The OECD has reported on some of the Value Added Tax issues around the gig and sharing economies. This includes the risks and challenges of fair and efficient tax collections, as well as the role of marketplaces and other intermediaries in registrations, calculations, reporting and payments.
The European Union is also examining VAT treatment for the platform economy, which includes the gig and sharing economies. And the DAC 7 EU marketplace reporting requirements come into effect on 1 January 2023.
The OECD has highlighted how the major online platforms have enabled millions of individuals to exploit their excess time, resources or assets to earn extra income. This explosion in small businesses and entrepreneurs has fallen out or below the normal mechanism for tax authorities on VAT collections. In addition to lost tax revenues, this creates unfair price competition to traditional providers of similar services.
The OECD recognises that it is important not to curb the opportunities and flexibility offered to millions of workers in the name solely of tax collections. Instead, the authorities should review a range of models to capture a fair share of income efficiently.
The Report notably presents the following findings and observations:
- Jurisdictions’ main objective may not necessarily be to bring all sharing/gig economy activities within the VAT/GST net. A jurisdiction may for instance wish to first monitor evolutions across sharing/gig economy sectors so as to allow fast and targeted policy action when needed.
- Jurisdictions may opt for a sequenced strategy, focusing their policy action first on the dominant sharing/gig economy sectors that may create the most immediate risks to VAT/GST revenue and/or competitive neutrality.
- The preferred policy response is one that is consistent with the general rules and principles of the jurisdiction’s existing VAT/GST system and limits the introduction of new exceptions or special regimes. This notably reflects the desire of jurisdictions to ensuring an equal treatment of various distribution channels in a given market, be they traditional or digital.
- Tax authorities will often face the difficult trade-off between the need to protect revenue and minimise competitive distortion, and the need to safeguard the efficiency of tax administration and to avoid undue compliance burden. The latter may point to an approach that minimizes the entry of high numbers of new sharing/gig economy actors into the VAT/GST system, perhaps with limited compliance capacity and knowledge of their tax obligations. The revenue and competitive consequences of this approach may be significant, when activity shifts from a limited number of established and largely VAT/GST compliant traditional operators to a large number of small sharing/gig economy operators that may remain outside the scope of VAT/GST (e.g. hotel activity vs. short-term vacation rentals). Bringing these new sharing/gig economy operators into the VAT/GST net may on the other hand create undue pressure on tax administration and compliance challenges for operators.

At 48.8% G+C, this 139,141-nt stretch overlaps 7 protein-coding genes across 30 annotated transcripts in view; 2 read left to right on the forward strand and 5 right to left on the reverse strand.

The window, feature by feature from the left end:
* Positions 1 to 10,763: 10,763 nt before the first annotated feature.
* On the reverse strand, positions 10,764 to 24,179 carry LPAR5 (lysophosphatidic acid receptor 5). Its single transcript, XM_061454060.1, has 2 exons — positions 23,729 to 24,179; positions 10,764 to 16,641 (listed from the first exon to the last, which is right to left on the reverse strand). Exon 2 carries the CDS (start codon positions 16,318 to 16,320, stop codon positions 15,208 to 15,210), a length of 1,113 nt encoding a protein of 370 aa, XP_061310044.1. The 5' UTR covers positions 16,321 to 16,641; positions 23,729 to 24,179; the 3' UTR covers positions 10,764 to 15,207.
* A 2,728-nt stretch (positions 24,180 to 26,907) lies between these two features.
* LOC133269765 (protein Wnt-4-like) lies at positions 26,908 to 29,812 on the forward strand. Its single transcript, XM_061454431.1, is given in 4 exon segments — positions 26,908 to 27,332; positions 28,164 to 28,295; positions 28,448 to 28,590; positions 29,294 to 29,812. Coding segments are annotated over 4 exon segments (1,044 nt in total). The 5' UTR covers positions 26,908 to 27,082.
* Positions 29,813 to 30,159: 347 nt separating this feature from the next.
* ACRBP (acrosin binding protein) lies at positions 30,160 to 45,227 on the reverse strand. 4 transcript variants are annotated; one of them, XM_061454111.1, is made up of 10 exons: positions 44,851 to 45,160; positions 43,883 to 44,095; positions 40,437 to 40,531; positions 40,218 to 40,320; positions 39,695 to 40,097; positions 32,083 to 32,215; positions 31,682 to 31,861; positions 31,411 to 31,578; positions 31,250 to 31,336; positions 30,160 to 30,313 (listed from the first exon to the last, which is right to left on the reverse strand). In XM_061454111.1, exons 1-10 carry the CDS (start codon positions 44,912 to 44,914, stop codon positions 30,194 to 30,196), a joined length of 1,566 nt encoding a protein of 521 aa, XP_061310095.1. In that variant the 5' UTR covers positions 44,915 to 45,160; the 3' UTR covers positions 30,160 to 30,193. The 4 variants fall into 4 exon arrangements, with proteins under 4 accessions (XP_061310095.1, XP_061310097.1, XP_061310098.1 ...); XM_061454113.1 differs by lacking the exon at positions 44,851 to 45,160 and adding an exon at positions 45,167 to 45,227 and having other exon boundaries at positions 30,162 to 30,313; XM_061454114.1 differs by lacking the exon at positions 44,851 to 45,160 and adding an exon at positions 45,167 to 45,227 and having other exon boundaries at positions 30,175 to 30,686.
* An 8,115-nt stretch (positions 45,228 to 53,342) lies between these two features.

- To support a balanced response to this challenge, this Report sets out a number possible measures aimed at managing the number of new economic actors entering the VAT/GST system, and at simplifying compliance obligations for sharing/gig economy providers. These include: considerations for the determination of a VAT/GST registration and/or collection threshold; presumptive schemes for determining the VAT/GST liability; accounting and reporting simplifications; split payment/withholding mechanisms for VAT/GST collection; the use of technology to facilitate VAT/GST administration and compliance; third-party reporting obligations; taxpayer education and other awareness raising activities.
- The Report highlights the significant opportunities created by the central role of digital platforms in sharing/gig economy activity and growth, fuelled by advanced data analytics, in facilitating VAT/GST administration and compliance. It considers approaches for the implementation of data reporting obligations notably leveraging on the 2020 OECD Model Rules for Reporting by Platform Operators with respect to Sellers in the Sharing/gig Economy; the collection of VAT/GST by sharing/gig economy on the sharing/gig economy supplies that they facilitate; and approaches to educating sharing/gig economy providers on their VAT/GST obligations.
- In presenting these policy options, this Report points at the considerable opportunities created by the role of digital platforms and big data, for greater visibility and traceability of economic activity and for formalisation of previously informal economic activity particularly in developing economies.
- The Report finally presents a number of supporting measures for the efficient and effective operation of these policy options, including targeted risk management strategies through extensive use of third party data to assist compliance monitoring and data analysis; deterrents for non-compliance; and/or robust international administrative co-operation as appropriate.